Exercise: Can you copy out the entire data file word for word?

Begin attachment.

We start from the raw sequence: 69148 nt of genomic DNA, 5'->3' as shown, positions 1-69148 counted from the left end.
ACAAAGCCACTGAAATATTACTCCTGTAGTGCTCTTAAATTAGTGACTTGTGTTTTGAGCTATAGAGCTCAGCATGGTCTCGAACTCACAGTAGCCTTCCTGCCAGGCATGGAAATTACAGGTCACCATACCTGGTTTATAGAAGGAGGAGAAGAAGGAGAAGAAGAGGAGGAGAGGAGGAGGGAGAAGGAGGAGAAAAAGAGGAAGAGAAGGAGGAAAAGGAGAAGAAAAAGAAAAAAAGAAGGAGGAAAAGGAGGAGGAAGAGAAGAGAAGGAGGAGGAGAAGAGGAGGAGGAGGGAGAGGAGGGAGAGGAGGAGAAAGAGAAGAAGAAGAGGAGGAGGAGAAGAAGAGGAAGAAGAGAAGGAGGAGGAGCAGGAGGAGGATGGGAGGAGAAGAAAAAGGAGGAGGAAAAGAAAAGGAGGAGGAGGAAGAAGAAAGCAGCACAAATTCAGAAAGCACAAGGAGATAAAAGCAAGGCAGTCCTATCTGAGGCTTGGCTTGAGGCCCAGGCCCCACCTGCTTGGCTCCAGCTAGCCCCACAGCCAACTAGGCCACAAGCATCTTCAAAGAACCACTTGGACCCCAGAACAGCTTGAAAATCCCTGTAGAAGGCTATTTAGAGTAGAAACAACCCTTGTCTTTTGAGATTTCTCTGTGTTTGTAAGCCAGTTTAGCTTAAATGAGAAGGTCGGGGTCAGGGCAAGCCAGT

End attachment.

We start from the raw sequence: 69148 nt of genomic DNA, 5'->3' as shown, positions 1-69148 counted from the left end.
ACAAAGCCACTGAAATATTACTCCTGTAGTGCTCTTAAATTAGTGACTTGTGTTTTGAGCTATAGAGCTCAGCATGGTCTCGAACTCACAGTAGCCTTCCTGCCAGGCATGGAAATTACAGGTCACCATACCTGGTTTATAGAAGGAGGAGAAGAAGGAGAAGAAGAGGAGGAGAGGAGGAGGGAGAAGGAGGAGAAAAAGAGGAAGAGAAGGAGGAAAAGGAGAAGAAAAAGAAAAAAAGAAGGAGGAAAAGGAGGAGGAAGAGAAGAGAAGGAGGAGGAGAAGAGGAGGAGGAGGGAGAGGAGGGAGAGGAGGAGAAAGAGAAGAAGAAGAGGAGGAGGAGAAGAAGAGGAAGAAGAGAAGGAGGAGGAGCAGGAGGAGGATGGGAGGAGAAGAAAAAGGAGGAGGAAAAGAAAAGGAGGAGGAGGAAGAAGAAAGCAGCACAAATTCAGAAAGCACAAGGAGATAAAAGCAAGGCAGTCCTATCTGAGGCTTGGCTTGAGGCCCAGGCCCCACCTGCTTGGCTCCAGCTAGCCCCACAGCCAACTAGGCCACAAGCATCTTCAAAGAACCACTTGGACCCCAGAACAGCTTGAAAATCCCTGTAGAAGGCTATTTAGAGTAGAAACAACCCTTGTCTTTTGAGATTTCTCTGTGTTTGTAAGCCAGTTTAGCTTAAATGAGAAGGTCGGGGTCAGGGCAAGCCAGT